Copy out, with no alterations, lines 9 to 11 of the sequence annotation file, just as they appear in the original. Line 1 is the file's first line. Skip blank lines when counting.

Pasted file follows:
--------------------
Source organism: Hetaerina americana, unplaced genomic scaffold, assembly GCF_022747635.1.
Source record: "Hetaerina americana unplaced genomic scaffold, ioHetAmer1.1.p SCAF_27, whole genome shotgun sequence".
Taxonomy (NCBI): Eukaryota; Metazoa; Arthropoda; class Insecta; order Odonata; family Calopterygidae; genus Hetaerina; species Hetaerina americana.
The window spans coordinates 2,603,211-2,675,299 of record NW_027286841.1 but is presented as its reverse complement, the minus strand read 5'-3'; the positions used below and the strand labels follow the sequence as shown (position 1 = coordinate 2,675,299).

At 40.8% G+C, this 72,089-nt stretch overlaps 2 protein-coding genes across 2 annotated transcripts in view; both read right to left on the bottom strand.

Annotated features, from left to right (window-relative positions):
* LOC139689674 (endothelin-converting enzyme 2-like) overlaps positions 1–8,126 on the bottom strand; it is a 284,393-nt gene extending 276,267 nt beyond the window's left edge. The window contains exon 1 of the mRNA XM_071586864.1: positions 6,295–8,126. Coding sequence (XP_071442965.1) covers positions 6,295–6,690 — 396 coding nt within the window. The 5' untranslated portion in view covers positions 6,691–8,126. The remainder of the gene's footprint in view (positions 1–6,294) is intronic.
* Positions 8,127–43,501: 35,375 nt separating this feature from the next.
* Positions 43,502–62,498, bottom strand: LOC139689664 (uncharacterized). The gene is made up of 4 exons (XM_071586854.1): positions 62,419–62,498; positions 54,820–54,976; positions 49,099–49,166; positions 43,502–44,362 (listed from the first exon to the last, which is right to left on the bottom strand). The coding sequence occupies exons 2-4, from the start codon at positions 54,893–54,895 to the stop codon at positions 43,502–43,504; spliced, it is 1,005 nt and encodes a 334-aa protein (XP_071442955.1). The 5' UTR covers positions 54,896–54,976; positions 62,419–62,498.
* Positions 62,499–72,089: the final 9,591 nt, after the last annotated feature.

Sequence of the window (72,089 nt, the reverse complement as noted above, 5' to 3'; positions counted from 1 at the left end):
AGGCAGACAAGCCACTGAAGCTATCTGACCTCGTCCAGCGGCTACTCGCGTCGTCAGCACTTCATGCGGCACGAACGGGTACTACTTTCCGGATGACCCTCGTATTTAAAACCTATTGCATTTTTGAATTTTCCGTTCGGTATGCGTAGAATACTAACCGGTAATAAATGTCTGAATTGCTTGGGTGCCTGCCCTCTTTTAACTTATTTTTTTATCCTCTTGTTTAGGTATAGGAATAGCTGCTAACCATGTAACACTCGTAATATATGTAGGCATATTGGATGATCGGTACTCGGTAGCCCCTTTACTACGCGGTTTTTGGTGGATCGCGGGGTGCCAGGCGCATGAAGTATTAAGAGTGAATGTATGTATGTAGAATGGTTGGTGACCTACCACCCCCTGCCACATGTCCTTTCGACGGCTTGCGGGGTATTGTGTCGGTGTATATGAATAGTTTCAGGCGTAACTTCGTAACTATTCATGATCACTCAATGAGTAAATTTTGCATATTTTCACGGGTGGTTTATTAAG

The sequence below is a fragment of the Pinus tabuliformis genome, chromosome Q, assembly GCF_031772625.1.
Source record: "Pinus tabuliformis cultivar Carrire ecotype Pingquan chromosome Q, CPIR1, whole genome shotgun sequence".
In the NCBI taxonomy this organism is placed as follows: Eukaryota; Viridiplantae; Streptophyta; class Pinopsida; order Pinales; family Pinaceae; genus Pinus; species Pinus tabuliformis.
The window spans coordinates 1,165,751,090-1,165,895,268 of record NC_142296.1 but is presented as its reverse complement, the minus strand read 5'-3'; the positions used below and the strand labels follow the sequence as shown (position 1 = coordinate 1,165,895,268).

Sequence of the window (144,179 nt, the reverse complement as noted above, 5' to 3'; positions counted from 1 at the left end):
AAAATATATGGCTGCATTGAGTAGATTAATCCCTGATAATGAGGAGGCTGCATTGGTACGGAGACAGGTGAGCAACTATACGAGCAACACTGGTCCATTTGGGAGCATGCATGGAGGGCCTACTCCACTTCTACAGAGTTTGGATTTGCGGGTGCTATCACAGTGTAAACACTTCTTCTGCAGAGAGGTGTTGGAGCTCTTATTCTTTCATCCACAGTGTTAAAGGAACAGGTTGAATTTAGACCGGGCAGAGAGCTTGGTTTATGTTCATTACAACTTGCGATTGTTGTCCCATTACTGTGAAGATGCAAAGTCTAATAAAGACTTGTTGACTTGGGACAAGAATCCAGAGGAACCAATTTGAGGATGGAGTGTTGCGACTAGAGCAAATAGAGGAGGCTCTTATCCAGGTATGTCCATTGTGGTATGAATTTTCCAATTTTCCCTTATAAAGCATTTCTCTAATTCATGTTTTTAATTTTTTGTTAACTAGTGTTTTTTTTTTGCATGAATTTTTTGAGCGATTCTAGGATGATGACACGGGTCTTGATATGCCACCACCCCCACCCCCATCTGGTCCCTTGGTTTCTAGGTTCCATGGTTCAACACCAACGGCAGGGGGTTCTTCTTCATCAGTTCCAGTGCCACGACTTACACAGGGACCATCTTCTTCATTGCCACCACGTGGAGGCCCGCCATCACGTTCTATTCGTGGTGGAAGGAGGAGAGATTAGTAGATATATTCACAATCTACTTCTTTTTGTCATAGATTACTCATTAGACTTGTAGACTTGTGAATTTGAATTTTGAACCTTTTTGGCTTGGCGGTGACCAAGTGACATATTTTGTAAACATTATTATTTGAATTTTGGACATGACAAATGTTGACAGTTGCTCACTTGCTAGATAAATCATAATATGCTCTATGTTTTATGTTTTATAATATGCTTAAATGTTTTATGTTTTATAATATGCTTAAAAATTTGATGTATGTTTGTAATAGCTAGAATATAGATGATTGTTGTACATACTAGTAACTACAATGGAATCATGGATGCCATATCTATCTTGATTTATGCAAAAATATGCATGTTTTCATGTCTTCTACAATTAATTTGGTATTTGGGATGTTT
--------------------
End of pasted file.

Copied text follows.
* Positions 43,502–62,498, bottom strand: LOC139689664 (uncharacterized). The gene is made up of 4 exons (XM_071586854.1): positions 62,419–62,498; positions 54,820–54,976; positions 49,099–49,166; positions 43,502–44,362 (listed from the first exon to the last, which is right to left on the bottom strand). The coding sequence occupies exons 2-4, from the start codon at positions 54,893–54,895 to the stop codon at positions 43,502–43,504; spliced, it is 1,005 nt and encodes a 334-aa protein (XP_071442955.1). The 5' UTR covers positions 54,896–54,976; positions 62,419–62,498.
* Positions 62,499–72,089: the final 9,591 nt, after the last annotated feature.

Sequence of the window (72,089 nt, the reverse complement as noted above, 5' to 3'; positions counted from 1 at the left end):